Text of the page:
Live from Cannes Lions: In healthcare we ask people to do an incredibly difficult thing: talk. Talk about the symptoms that scare them, the medications they don’t understand, the pain that’s hard to put into words. This year, four short-listed entries brought entirely new ways to start those conversations, from universal languages to simple tools to technology that literally gives a voice to voiceless:
LOCOMO Challenge: Too many older people in Japan find themselves unable to walk and confined to bed for years before their death. These limitations have a terrible impact on their overall quality of life and create a public health challenge as well, including increased medical expenses and a burden on both nursing and hospital facilities. For most of these older people, their limbs actually start losing their strength in their 40s, but not in a way that’s easy to notice or track over time. The Japanese Orthopedic Association wanted to start new conversations about increasing weakness that could ultimately improve outcomes overtime. First they gave these orthopedic deficiencies a name – Locomotive Syndrome (LOCOMO) and then helped people diagnosis it with the LOCOMO Challenge. At its core is a simple test that lets people – at home or with their doctors – easily assess their strength and compare to their peer groups, giving them new language and new understanding. Want to try it? Stand up from your chair and onto one foot. Learn how:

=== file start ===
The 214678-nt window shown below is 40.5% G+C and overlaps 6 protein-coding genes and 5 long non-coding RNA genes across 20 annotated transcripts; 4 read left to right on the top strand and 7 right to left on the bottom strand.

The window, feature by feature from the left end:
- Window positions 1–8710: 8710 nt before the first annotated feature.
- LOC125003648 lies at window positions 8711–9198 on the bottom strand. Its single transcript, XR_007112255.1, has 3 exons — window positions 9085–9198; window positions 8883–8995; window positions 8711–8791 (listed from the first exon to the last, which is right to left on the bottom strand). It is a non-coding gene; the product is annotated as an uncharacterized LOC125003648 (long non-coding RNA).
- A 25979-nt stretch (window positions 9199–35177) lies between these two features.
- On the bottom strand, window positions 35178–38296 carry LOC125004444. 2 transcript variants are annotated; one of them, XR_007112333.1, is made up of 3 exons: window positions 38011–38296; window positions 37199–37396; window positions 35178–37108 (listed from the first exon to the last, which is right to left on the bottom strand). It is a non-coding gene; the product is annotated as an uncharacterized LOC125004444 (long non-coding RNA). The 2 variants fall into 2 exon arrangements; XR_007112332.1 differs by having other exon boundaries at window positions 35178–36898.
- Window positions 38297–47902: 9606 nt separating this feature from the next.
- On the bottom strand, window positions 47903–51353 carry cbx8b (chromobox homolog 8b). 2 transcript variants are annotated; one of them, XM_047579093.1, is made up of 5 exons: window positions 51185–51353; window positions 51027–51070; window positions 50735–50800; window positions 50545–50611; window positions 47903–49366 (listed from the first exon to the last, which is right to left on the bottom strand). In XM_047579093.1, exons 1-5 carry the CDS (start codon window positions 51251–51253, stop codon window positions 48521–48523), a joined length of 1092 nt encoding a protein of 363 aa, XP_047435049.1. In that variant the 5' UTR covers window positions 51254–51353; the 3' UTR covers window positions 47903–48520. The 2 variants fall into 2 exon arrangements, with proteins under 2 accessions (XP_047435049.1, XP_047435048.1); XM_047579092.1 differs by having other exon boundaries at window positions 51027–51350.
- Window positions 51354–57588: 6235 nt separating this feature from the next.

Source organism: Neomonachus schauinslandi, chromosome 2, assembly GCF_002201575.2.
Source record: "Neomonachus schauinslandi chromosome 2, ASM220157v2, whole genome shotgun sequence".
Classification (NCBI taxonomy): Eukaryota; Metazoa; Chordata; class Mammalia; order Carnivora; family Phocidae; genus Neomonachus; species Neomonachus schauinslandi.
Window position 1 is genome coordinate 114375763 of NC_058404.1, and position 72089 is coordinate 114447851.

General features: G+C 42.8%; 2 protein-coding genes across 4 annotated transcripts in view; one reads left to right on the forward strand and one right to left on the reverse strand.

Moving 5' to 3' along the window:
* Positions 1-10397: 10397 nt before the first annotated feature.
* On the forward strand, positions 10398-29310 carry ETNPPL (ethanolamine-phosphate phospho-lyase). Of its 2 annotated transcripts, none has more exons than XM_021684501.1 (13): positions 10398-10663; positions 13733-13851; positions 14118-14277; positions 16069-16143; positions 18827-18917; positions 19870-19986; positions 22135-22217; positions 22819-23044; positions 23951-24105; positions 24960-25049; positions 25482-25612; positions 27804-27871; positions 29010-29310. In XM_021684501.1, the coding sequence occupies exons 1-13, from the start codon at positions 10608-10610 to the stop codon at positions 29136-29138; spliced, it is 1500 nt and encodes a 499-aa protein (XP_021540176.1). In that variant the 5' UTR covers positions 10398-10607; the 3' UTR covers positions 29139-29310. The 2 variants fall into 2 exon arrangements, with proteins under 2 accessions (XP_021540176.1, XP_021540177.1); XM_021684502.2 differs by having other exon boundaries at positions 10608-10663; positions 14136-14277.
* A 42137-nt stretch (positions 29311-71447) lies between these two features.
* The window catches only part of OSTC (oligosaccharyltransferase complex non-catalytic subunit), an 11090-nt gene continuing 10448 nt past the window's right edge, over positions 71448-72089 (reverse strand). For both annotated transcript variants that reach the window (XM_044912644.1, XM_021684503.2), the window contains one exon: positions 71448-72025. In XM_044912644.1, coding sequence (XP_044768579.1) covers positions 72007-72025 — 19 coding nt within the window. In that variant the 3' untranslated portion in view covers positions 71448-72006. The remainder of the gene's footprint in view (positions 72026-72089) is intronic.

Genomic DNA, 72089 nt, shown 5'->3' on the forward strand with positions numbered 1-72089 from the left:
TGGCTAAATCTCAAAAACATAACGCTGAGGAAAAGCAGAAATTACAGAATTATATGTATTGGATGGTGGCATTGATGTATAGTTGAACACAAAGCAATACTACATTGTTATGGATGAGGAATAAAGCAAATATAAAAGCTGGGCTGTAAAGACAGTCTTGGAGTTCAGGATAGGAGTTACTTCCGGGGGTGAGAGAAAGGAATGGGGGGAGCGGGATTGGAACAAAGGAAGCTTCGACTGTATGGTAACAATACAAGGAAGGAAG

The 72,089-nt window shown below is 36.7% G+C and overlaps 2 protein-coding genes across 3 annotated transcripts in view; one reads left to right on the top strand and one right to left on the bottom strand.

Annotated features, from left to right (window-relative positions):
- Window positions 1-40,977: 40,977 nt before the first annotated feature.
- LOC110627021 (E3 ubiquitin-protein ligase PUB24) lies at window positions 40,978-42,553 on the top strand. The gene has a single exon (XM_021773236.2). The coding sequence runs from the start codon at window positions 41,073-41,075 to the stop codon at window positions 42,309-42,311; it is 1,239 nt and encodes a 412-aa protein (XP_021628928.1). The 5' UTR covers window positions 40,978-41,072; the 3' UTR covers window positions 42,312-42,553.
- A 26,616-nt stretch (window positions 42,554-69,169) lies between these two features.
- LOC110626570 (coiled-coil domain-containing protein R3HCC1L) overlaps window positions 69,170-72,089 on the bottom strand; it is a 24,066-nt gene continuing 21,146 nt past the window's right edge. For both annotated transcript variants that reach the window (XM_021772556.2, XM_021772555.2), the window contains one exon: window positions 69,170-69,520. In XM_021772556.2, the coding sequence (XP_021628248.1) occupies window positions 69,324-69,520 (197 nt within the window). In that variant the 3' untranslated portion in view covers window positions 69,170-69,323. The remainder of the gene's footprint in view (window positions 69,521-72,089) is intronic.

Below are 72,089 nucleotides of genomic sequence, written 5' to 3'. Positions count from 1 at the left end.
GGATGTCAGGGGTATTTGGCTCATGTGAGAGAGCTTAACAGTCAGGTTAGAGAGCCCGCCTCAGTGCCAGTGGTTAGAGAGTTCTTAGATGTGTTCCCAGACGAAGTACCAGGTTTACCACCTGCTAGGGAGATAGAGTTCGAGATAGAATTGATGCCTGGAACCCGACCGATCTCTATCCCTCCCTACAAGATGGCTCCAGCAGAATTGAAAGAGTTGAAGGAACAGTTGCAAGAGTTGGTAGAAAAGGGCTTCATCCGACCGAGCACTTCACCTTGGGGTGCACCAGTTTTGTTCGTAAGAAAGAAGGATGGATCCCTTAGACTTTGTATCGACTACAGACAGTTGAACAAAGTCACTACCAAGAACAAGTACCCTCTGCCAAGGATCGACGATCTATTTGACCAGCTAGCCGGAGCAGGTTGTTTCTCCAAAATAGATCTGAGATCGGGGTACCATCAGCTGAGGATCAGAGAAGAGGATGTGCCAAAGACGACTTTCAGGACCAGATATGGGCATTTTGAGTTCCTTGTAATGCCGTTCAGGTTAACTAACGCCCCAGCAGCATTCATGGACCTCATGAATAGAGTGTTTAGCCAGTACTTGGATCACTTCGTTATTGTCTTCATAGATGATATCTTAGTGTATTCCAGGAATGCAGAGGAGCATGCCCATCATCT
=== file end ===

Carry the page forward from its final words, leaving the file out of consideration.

Revoice for ALS: ALS is a progressive disease that, over years, will leave many patients paralyzed, needing a wheelchair to move around and a text-to-speech tool to help them “speak” in a computerized voice. Project Revoice wants to give them their real voice back. They started with Pat Quinn, the founder of the ALS Ice Bucket Challenge. He is widely seen as someone who gave the ALS community a voice. But, now the disease has robbed him of his own. Using breakthrough voice technology, Project ReVoice recreated Quinn’s voice to allow his text-to-speak tool to sound like him. Now the group is beginning a voice bank that will let people living with ALS preserve the real sound of their own voice for a future when they may need it.
Blink To Speak: ASHA EK Hope Foundation created another way to give speech to the speechless. They call it eye language. It’s designed to support the ~60 million people living with ALS, MNDs, spinal cord injuries, and paralysis who have unwilling bodies but a very alert mind. The Blink To Speak language was developed through research with patients, families, nurses and doctors and tested / improved in both clinical and home environments. It includes basic eye movements that translate into words and responses that help patients quickly communicate to care partners and healthcare providers.
Rx Prescription Stickers: The Dubai health authority wanted to help the country’s 750,000 blue-collared workers, who are mostly illiterate or have limited literacy, better manage their medications. Many were unable to read the labels and made mistakes on dosing that could either impact the efficacy of the drug or put them at risk of overdose. They ultimately built icon-driven stickers that are applied to the medication at pharmacy where the pharmacist can mark each section of the label – circling time of day, number of pills, number of days, etc. – to make sure the patient can easily see what to do, without reading a word.